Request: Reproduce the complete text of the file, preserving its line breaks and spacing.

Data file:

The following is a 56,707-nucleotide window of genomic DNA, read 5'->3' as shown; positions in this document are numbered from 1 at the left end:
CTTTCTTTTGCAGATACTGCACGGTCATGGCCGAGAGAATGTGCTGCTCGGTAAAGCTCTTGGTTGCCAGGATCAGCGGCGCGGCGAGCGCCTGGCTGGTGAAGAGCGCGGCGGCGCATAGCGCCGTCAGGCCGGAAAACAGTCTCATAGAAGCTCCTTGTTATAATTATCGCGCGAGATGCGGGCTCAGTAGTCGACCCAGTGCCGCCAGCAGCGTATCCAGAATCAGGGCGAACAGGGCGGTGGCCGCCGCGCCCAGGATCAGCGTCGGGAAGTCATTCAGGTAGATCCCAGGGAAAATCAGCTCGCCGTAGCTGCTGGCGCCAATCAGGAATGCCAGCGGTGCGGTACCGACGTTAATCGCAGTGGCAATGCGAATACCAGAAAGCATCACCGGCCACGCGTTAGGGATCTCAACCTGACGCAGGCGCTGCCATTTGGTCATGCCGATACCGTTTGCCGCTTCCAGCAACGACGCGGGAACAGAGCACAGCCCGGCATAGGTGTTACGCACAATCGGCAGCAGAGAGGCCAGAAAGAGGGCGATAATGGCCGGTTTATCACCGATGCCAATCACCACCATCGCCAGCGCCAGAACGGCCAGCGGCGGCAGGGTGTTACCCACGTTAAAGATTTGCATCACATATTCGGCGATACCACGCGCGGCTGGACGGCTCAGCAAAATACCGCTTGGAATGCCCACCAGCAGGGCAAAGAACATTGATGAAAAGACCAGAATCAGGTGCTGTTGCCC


The following is a 56,707-nucleotide window of genomic DNA, read 5'->3' as shown; positions in this document are numbered from 1 at the left end:
CTTTCTTTTGCAGATACTGCACGGTCATGGCCGAGAGAATGTGCTGCTCGGTAAAGCTCTTGGTTGCCAGGATCAGCGGCGCGGCGAGCGCCTGGCTGGTGAAGAGCGCGGCGGCGCATAGCGCCGTCAGGCCGGAAAACAGTCTCATAGAAGCTCCTTGTTATAATTATCGCGCGAGATGCGGGCTCAGTAGTCGACCCAGTGCCGCCAGCAGCGTATCCAGAATCAGGGCGAACAGGGCGGTGGCCGCCGCGCCCAGGATCAGCGTCGGGAAGTCATTCAGGTAGATCCCAGGGAAAATCAGCTCGCCGTAGCTGCTGGCGCCAATCAGGAATGCCAGCGGTGCGGTACCGACGTTAATCGCAGTGGCAATGCGAATACCAGAAAGCATCACCGGCCACGCGTTAGGGATCTCAACCTGACGCAGGCGCTGCCATTTGGTCATGCCGATACCGTTTGCCGCTTCCAGCAACGACGCGGGAACAGAGCACAGCCCGGCATAGGTGTTACGCACAATCGGCAGCAGAGAGGCCAGAAAGAGGGCGATAATGGCCGGTTTATCACCGATGCCAATCACCACCATCGCCAGCGCCAGAACGGCCAGCGGCGGCAGGGTGTTACCCACGTTAAAGATTTGCATCACATATTCGGCGATACCACGCGCGGCTGGACGGCTCAGCAAAATACCGCTTGGAATGCCCACCAGCAGGGCAAAGAACATTGATGAAAAGACCAGAATCAGGTGCTGTTGCCC